Effects of smoking on D2/D3 striatal receptor availability in alcoholics and social drinkers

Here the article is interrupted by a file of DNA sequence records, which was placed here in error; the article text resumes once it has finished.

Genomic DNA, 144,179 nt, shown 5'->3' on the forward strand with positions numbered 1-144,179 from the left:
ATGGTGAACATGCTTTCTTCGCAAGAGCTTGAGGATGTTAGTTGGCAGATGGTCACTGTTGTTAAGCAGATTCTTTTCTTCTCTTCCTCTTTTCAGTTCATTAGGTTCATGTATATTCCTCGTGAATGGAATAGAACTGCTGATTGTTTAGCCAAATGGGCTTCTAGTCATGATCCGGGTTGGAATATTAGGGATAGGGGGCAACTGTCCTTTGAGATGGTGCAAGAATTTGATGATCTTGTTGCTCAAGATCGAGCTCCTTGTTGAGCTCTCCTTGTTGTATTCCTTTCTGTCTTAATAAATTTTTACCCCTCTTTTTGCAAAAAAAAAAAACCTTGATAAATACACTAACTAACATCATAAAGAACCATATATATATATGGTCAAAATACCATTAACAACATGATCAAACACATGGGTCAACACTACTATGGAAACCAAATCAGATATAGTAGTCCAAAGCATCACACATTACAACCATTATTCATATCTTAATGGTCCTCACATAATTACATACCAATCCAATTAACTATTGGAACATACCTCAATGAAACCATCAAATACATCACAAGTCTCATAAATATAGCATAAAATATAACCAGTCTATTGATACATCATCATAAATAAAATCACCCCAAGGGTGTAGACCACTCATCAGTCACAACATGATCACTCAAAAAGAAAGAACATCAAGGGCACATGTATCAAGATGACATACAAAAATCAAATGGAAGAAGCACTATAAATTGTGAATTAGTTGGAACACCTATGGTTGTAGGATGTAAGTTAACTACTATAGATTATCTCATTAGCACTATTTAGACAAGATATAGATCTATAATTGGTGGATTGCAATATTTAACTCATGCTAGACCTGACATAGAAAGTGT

To assess how tobacco smoking status affects baseline dopamine D2/D3 (D2R) receptor availability and methylphenidate-induced dopamine (DA) release, we retrospectively analyzed D2R availability measures of 8 current smokers, 10 ex-smokers, and 18 nonsmokers who were scanned with positron emission tomography and [11C]raclopride, after administration of an injection of placebo or 0.5 mg/kg i.v. methylphenidate. There was a significant effect of smoking status on baseline striatal D2R availability; with current smokers showing lower striatal D2R availability compared with nonsmokers (caudate, putamen, and ventral striatum) and with ex-smokers (caudate and putamen). Baseline striatal D2R did not differ between nonsmokers and ex-smokers. The effect of smoking status on methylphenidate-induced DA release tended to be lower in smokers but the difference was not significant (p=0.08). For behavioral measures, current smokers showed significantly higher aggression scores compared with both nonsmokers and ex-smokers. These results suggest that with abstinence ex-smokers may recover from low striatal D2R availability and from increased behavioral aggression seen in active smokers. However, longitudinal studies are needed to assess this within abstaining smokers.